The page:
Speech Act of Refusal on the Phone

This paper investigates the speech act of refusal taking as a case study British responses to a salesperson’s offer through the study of recordings of 109 conversations between the salesperson and a potential British customer. The data are analyzed quantitatively and qualitatively with the aim of finding the most frequent responses that denote refusal by the English native speakers. Most of the expressions used to reflect the British people’s annoyance with the use of cold calls, the majority being brief phrases of refusal. In addition to the recorded calls, two questionnaires were conducted in Britain to shed light on the frequent expressions used on the phone in response to the salesperson. It is interesting here to catalog the range of strategies used by individuals, most of the time verbal, to avoid talking to the salesperson. These strategies seem to exist on a continuum of directness-indirectness. Firstly to perform an act of refusal efficient enough to end the call. Secondly to make the balance between the impacts of refusal per se and the keeping up with the social convention of mutual cooperation presented in the theory of politeness.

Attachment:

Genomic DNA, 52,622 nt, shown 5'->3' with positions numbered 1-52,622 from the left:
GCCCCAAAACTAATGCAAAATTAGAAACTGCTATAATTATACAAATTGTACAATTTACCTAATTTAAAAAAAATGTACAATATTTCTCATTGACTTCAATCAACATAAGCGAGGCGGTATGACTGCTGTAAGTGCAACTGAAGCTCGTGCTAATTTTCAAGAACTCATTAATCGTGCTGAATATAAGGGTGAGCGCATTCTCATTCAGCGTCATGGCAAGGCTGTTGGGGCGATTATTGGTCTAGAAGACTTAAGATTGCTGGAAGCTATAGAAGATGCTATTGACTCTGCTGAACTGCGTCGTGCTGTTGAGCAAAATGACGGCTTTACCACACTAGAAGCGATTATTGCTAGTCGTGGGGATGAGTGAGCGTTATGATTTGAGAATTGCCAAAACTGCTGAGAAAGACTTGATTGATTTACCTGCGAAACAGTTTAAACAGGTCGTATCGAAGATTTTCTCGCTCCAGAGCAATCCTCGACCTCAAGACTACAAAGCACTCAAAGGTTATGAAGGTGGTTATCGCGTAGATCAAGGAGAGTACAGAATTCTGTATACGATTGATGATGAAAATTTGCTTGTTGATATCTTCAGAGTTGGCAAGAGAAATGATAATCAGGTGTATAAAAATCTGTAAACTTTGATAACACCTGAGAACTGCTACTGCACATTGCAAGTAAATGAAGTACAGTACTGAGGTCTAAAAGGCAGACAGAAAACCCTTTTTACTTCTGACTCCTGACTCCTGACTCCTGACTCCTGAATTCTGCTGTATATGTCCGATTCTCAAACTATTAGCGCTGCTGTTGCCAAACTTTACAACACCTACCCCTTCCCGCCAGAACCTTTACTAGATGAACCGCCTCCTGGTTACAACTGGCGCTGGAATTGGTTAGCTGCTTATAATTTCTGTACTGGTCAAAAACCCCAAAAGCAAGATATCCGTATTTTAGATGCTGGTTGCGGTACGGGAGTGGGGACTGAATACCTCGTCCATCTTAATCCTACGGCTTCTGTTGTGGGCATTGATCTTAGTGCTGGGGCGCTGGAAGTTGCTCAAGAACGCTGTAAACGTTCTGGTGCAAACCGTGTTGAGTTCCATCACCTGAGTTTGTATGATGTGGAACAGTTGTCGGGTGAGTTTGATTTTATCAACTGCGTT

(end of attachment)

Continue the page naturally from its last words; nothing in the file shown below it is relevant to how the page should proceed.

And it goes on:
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Keywords: phone conversation, politeness theory, refusal, speech act, salesperson-customer


EISSN: 2229-9327

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